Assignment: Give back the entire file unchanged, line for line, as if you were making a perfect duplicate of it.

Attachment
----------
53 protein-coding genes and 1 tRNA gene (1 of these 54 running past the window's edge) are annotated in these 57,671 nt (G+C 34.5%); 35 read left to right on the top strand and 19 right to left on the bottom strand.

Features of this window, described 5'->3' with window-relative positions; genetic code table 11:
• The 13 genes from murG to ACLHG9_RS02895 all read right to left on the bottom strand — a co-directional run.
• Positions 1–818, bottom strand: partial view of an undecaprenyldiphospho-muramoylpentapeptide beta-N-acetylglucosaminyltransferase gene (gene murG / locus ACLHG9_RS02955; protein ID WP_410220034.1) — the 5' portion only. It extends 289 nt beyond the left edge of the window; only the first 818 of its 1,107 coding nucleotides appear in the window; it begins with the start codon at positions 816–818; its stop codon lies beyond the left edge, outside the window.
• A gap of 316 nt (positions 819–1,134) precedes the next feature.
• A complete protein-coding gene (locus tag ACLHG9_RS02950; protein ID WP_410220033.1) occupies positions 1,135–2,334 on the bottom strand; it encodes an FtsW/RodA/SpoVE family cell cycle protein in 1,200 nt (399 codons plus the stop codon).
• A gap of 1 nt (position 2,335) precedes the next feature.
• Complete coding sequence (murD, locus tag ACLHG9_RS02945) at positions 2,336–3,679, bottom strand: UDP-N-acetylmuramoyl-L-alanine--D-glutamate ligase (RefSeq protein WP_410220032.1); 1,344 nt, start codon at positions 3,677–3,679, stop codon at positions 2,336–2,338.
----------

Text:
53 protein-coding genes and 1 tRNA gene (1 of these 54 running past the window's edge) are annotated in these 57,671 nt (G+C 34.5%); 35 read left to right on the top strand and 19 right to left on the bottom strand.

Features of this window, described 5'->3' with window-relative positions; genetic code table 11:
• The 13 genes from murG to ACLHG9_RS02895 all read right to left on the bottom strand — a co-directional run.
• Positions 1–818, bottom strand: partial view of an undecaprenyldiphospho-muramoylpentapeptide beta-N-acetylglucosaminyltransferase gene (gene murG / locus ACLHG9_RS02955; protein ID WP_410220034.1) — the 5' portion only. It extends 289 nt beyond the left edge of the window; only the first 818 of its 1,107 coding nucleotides appear in the window; it begins with the start codon at positions 816–818; its stop codon lies beyond the left edge, outside the window.
• A gap of 316 nt (positions 819–1,134) precedes the next feature.
• A complete protein-coding gene (locus tag ACLHG9_RS02950; protein ID WP_410220033.1) occupies positions 1,135–2,334 on the bottom strand; it encodes an FtsW/RodA/SpoVE family cell cycle protein in 1,200 nt (399 codons plus the stop codon).
• A gap of 1 nt (position 2,335) precedes the next feature.
• Complete coding sequence (murD, locus tag ACLHG9_RS02945) at positions 2,336–3,679, bottom strand: UDP-N-acetylmuramoyl-L-alanine--D-glutamate ligase (RefSeq protein WP_410220032.1); 1,344 nt, start codon at positions 3,677–3,679, stop codon at positions 2,336–2,338.